11 July 2012


As I enjoy my (potentially) final summer break, I can’t help but think about a concern that has loomed over my head since I started my education.

It started out simply—if you copy another kid, you get called out and people like you less. You become a social pariah until someone else screws up worse than you. Or pees his pants or something else equally mortifying.

What scared me then, and continues to scare me now, was being falsely accused of copying someone else. However, that fear has shifted to the academic realm. Plagiarism is scary.

When I was in high school, one English teacher was particularly strict about plagiarism (not that plagiarism is something to be taken lightly). She mentioned a website that dissects papers and highlights every bit of text that came from somewhere else, like a passage from a novel or an opinion from another writer. But, the website also contains papers from other students, it can track whether the author of the paper copied it from somewhere else. After highlighting all the foreign text, the teacher has to decide whether each source was properly cited.

 Considering that teachers have been drilling proper formatting for citations into my head since I can remember, I shouldn’t have worried so much about this website. But, since I am who I am, I found something about which to obsess.

Think about it. There are twenty-six letters in the alphabet, and everything I have ever reading is just these letters, arranged in various ways. But there are only so many possible permutations, and there is a chance that the conclusions I drew from reading something could be similar to the conclusions someone else drew after reading the same thing. We might even express our thoughts in a similar way, using similar words.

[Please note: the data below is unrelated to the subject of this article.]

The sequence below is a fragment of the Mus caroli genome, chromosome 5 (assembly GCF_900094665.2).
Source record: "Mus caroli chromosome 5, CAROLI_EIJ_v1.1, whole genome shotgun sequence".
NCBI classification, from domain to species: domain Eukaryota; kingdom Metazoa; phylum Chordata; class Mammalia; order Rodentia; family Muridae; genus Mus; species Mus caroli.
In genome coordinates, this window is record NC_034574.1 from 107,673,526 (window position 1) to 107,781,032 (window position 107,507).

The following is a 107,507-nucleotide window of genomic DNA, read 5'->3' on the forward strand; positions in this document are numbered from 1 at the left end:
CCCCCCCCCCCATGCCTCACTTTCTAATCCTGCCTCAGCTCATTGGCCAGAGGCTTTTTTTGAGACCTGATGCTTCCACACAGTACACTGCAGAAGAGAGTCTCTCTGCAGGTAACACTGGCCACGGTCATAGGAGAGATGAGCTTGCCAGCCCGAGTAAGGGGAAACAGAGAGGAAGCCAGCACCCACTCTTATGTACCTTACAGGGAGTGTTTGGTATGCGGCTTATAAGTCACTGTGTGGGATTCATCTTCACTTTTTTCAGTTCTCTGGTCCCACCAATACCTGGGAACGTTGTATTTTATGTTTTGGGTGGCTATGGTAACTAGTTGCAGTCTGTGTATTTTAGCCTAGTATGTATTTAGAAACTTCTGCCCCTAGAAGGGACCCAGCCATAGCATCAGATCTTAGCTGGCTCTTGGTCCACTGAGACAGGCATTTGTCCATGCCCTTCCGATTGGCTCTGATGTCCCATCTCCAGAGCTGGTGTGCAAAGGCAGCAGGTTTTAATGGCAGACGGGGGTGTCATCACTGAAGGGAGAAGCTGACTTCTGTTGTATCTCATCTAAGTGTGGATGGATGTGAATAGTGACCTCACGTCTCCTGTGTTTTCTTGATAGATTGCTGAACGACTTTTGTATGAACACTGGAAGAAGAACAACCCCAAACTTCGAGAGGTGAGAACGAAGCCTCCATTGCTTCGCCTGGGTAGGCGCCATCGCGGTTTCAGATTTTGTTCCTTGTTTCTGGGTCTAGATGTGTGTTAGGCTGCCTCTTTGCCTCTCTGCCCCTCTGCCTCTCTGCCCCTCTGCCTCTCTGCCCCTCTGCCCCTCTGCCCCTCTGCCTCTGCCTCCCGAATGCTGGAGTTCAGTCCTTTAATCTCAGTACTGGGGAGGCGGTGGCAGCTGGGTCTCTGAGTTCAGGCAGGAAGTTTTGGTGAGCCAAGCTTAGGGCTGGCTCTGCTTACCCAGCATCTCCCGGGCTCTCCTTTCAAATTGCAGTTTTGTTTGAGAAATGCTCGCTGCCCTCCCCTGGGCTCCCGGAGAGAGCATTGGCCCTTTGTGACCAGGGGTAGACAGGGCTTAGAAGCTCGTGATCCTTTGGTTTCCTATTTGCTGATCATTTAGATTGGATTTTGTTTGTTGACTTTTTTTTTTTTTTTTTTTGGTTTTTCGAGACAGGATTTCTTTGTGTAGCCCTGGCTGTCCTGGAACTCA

But, if that person’s paper is fed into the website before mine, I could be accused of plagiarism, even though I’ve never seen the other paper. In this hypothetical, I would be screwed, and would sound like an idiot trying to defend myself.

As I extend the scenario further, dipping into things like doppelgangers and parallel universes and all that, I find myself freaking out more and more. It’s like that cliché about how I’m special, just like everyone else or whatever. It’s really unsettling to think about and as I start to think about clichés and how anti-clichés are becoming clichés too my mind becomes a mess of panic until I find something to distract me.

I suppose this would be where I would put something revelatory about how I’ve gotten over it and am completely normal now, but that would be a giant lie. I’m still terrified about being a copycat, and will continued to be terrified for as long as I continue writing. It’s just something I have to live with, like my frustration with eating string cheese (THERE’S NO WAY TO EAT IT SO THAT IT’S PERFECTLY SYMMETRICAL).

Everything will be okay.


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